Artist: Harriet Tubman
Album: The Terror End Of Beauty
Genre: Avant-Garde Jazz, Jazz-Rock
Quality: mp3, 320 kbps
Farthur Unknown 05:50
3000 Worlds 04:31
The Green Book Blues 05:01
Unseen Advance of the Aquifarian 05:41
Redemption Song 06:17
Five Points 03:01
The Terror End of Beauty 06:32
Tuljapur Handprint 03:04
Powerhouse trio Harriet Tubman (named after the African-American slave turned abolitionist and political activist) – Brandon Ross on guitar, Melvin Gibbs on bass, and JT Lewis on drums – continues to trail an audacious path in modern music without confining themselves to a particular genre. Notwithstanding, jazz, blues and rock, in its written and improvised forms, can be considered their strongest motivations, especially if we take a closer look to their newest album The Terror End of Beauty, a great addition to the Sunnyside Records’ catalog.
Gibbs penned the opening track, “Farther Unknown”, and shaped it as a danceable psychedelia, plotted with a steady, highly charged tribal African pulse and Hendrixian distorted guitar sounds. Call it acid Afro-rock if you like.
The bassist shows his compositional versatility by setting a completely different mood on the title track, a tribute to guitarist Sonny Sharrock and one of the hippest tracks on the record. There’s a balladic jazz vision here, but also the dirty texture associated with the alternative rock music genre, which is indisputably alluring. It evolves into something ampler, with Lewis’ kinetic drumming underpinning a massive noise-rock experience.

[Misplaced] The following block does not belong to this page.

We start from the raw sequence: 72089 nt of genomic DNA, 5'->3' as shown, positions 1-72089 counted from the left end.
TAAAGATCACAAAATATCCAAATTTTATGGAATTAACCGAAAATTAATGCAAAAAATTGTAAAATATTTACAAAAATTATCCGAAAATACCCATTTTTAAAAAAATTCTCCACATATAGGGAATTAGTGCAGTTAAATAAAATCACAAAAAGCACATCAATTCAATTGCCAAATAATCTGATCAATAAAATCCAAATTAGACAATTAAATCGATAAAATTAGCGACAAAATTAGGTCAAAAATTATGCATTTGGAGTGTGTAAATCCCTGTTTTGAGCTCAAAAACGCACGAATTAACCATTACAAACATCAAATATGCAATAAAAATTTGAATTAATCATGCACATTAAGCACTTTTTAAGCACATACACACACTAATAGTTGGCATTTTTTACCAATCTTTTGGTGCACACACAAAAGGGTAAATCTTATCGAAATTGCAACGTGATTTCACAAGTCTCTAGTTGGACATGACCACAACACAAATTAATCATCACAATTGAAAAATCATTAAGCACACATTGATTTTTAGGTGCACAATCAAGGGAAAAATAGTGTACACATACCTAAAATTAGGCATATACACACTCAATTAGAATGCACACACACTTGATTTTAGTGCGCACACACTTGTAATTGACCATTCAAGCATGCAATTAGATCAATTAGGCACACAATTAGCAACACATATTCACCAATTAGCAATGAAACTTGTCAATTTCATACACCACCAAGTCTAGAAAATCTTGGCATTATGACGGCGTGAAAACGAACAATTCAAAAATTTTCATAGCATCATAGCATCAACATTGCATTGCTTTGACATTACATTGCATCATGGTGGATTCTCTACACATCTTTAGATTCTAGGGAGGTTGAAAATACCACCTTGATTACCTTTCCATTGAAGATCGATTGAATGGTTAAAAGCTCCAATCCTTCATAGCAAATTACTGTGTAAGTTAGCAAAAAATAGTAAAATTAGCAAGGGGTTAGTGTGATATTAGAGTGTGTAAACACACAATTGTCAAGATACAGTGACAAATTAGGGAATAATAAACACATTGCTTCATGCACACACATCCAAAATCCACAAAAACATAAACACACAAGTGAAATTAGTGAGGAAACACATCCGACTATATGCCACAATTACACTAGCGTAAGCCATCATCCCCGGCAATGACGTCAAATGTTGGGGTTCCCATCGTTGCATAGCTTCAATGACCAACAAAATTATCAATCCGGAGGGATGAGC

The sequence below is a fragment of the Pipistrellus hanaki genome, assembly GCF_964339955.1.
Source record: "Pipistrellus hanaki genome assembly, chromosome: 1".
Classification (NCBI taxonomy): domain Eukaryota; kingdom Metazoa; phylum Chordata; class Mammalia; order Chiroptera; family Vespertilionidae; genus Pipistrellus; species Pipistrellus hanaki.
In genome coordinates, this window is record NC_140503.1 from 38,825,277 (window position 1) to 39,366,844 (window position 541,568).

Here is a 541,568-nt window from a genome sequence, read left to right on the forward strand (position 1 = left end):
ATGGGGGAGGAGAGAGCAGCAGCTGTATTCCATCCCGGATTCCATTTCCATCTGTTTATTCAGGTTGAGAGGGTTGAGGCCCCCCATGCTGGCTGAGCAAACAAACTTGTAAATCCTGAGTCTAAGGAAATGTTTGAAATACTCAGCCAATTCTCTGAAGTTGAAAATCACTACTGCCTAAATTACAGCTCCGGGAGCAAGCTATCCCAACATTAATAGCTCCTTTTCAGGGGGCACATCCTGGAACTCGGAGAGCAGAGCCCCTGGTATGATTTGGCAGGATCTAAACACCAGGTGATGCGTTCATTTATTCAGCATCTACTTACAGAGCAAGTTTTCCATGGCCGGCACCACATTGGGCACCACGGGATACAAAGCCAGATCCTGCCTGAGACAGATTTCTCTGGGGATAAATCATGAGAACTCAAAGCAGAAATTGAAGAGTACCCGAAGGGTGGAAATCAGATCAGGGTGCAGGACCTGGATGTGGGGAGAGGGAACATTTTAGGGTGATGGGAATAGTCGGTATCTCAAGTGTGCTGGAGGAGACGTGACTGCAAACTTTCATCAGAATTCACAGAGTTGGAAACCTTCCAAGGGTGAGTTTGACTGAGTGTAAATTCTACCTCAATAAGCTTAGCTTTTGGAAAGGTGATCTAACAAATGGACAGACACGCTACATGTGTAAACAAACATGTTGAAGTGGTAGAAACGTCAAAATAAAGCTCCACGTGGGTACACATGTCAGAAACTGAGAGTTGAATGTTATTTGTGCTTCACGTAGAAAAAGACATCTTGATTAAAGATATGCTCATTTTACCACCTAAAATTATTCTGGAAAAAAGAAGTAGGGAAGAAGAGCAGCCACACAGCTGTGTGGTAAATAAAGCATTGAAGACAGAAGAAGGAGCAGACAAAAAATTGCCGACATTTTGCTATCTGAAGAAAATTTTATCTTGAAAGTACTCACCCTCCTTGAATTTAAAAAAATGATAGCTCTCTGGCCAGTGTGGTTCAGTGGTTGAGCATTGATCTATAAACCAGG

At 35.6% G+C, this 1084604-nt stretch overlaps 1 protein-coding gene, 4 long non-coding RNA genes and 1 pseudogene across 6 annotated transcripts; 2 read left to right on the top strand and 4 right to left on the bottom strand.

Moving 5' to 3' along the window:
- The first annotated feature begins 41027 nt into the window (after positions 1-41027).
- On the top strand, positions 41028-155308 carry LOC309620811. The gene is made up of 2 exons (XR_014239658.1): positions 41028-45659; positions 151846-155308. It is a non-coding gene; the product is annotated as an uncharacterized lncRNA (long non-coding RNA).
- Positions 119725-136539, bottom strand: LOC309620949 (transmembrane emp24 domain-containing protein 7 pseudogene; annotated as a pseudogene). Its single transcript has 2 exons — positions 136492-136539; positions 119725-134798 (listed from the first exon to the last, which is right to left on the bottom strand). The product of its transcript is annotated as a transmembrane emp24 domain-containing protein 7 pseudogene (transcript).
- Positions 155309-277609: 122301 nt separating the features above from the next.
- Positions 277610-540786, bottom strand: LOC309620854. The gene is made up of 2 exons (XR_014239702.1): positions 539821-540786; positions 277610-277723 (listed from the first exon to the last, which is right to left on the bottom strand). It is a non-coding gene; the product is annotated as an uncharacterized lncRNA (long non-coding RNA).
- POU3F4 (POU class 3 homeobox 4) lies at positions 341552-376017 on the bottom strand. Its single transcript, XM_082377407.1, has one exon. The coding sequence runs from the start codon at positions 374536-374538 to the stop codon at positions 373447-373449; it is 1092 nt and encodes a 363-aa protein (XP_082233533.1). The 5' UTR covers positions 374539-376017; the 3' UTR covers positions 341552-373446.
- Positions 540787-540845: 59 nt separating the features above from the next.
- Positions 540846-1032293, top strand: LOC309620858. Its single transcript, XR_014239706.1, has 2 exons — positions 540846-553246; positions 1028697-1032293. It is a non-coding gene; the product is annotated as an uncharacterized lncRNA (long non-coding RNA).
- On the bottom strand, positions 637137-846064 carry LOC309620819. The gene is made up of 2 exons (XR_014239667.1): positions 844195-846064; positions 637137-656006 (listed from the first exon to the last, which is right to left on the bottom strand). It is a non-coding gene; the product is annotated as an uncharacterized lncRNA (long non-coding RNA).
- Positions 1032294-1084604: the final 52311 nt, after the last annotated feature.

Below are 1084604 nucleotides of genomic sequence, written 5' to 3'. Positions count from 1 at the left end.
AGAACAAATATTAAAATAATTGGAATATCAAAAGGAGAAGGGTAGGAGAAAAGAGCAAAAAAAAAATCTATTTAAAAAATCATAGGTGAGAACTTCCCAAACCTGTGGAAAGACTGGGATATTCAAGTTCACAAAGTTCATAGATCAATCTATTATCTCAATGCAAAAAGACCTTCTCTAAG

The remaining compositions are credited to the trio and their producer, Scotty Hard, except “Redemption Song”, a noir, free-form reading of Bob Marley’s song of freedom, here turned into a harmonically clear rock anthem. Although we can’t pronounce the latter tune as reggae, even coming from Marley, we can identify the genre disguised on the playful “Five Points”, which overlaps tempos and also melds funk and electronic music in an experimental crossing between Front Line Assembly and Parliament-Funkadelic.
“3000 Worlds” also sprawls some funk through the work of Gibbs and Lewis, who stick to a rounded funky ostinato and a hi-hat-centered rhythm, respectively. In contrast, Ross dives in dark expressive melodies.
“The Green Book Blues” is another danceable, hardcore, yet relentlessly groovy piece in the line of The Prodigy but with occasional percussive thumps instead of a highly syncopated rhythm. Regardless of the change in the groove, the arcane mood is maintained. Unlike this piece, “Unseen Advance of the Aquafarian” doesn’t have the word blues in the title but is heavily rooted in the genre. It also displays a strong electronic-like vibe.
Not conflicting with the rest, but definitely closer to a prog-metal à-la Nine Inch Nails, “Protoaxite” sort of suffocates in a raucous, rock-powered atmosphere.
By intelligently interspersing moments of opaque obscurity and sheer beauty, Harriet Tubman achieves a perfect balance in its incisive and concise writing. The record, not too dense but not too immediate, never refrains in emotion and rewards in abundance after multiple listenings.